To be honest - to the people who asked what did I ask - it wasn't me who asked it was someone else! I have difficult with boundaries and this is why I started this thread! - to understand that if I told someone that something was none of their business - how they would feel.

I have been told that something was none of my business incidentally when I asked IF they were voting in a particular local election

OP’s posts: |
RyanBergarasTeeth Wed 27-May-20 00:51:46

Depends entirely on who said it and what was asked. My mother and best friend say it to me sometimes jokingly as i have no shame and ask all sorts. grin however if i asked an inoculous question to someone i didnt know i would feel either embarrassed ot pissed off depending on how it was said.

RyanBergarasTeeth Wed 27-May-20 00:54:02

I have been told that something was none of my business incidentally when I asked IF they were voting in a particular local election

Never dicuss politics or religion is something that was always drummed into me.

JustHavinABreak Wed 27-May-20 00:56:11

Gotcha. I don't see any harm in asking IF you're voting. That's not the same as asking WHO you're voting for which wouldn't be appropriate.

If you find boundaries a little difficult and you don't want to answer something but you're not quite sure what it is that's made you feel uncomfortable, then don't answer. You don't owe anyone an explanation. One way of getting out of a situation like this without causing the same kind of hurt that "none of your business" might cause is to laughingly respond " mother wouldn't ask mw that" I've used this loads of times when it's obvious someone is just being nosy for no good reason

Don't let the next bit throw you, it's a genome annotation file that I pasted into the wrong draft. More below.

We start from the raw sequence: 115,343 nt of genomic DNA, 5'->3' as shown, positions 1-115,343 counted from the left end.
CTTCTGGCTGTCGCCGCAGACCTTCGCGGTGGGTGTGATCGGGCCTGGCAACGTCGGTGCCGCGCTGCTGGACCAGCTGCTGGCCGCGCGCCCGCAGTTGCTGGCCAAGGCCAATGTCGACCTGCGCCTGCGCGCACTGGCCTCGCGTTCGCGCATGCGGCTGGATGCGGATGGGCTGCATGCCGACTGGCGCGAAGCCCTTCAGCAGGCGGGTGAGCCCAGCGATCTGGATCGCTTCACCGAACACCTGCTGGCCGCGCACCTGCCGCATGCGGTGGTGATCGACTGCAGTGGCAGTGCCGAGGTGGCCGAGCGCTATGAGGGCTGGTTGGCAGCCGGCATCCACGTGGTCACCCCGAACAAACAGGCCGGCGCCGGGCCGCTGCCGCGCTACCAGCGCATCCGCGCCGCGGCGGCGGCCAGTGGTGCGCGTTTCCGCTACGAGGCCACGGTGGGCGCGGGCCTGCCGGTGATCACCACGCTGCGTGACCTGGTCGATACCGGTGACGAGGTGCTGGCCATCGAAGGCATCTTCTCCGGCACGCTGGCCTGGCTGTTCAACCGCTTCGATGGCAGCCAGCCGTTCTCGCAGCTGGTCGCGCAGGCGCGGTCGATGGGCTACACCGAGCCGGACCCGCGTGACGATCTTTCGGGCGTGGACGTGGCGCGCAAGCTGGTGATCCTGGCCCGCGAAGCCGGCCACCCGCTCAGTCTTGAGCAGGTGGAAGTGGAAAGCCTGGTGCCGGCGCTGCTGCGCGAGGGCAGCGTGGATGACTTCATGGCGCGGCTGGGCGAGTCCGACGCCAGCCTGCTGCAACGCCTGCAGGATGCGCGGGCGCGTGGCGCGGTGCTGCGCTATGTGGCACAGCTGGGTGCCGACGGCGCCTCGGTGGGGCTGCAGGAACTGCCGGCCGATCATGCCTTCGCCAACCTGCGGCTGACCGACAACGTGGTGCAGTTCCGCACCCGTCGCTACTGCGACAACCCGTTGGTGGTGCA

ttim985y Wed 27-May-20 01:08:50

So did you tell them it was none of their business? Depends what they asked. I think though there are more polite ways of saying it's personal and you don't want to answer

Disquieted1 Wed 27-May-20 01:15:02

Either tell us what the question was or don't waste people's time.
I bloody hate these guessing games.

WeBuiltThisBuffetOnSausageRoll Wed 27-May-20 01:16:13

What CoRhona said.

It really depends on what the personal question is; HOWEVER, I can well see that people, rightly or wrongly - possibly from past/frequent experience - might be anticipating the next question, which undoubtedly would be out of order. Asking somebody if they're planning on voting doesn't sound particularly personal per se, but it is the kind of question commonly asked by those who are intending to move on to crossing the 'mind your own business' boundary by angling or even asking directly whom you are voting for - and then demanding that you 'justify' it if it isn't the same as their chosen candidate or party.

Similarly with asking if people have children - it's the frequent follow-up questions they receive and their personal circumstances that you simply cannot know. It can be invariably upsetting or even just extremely tedious, like when very tall people are asked 50 times every single day "What's the weather like up there?!" or simply "Goodness, aren't you tall?!" Even if the initial question or comment itself is mundane, it can lead people to wonder if you have a clear agenda in asking it.

Moreover, as a white Brit, I can well imagine a lot of non-white people genuinely fearing (from their experience) what will follow the "Are you local?" question, however innocently intended and mundanely followed up ("A hundred miles? Well, you'll be ready for a drink and a sit down, then!") your own personal reaction might routinely be, if they don't already know you well.

1forAll74 Wed 27-May-20 01:18:10

No, I don't get embarrassed about anything these days. It comes with age, anything goes!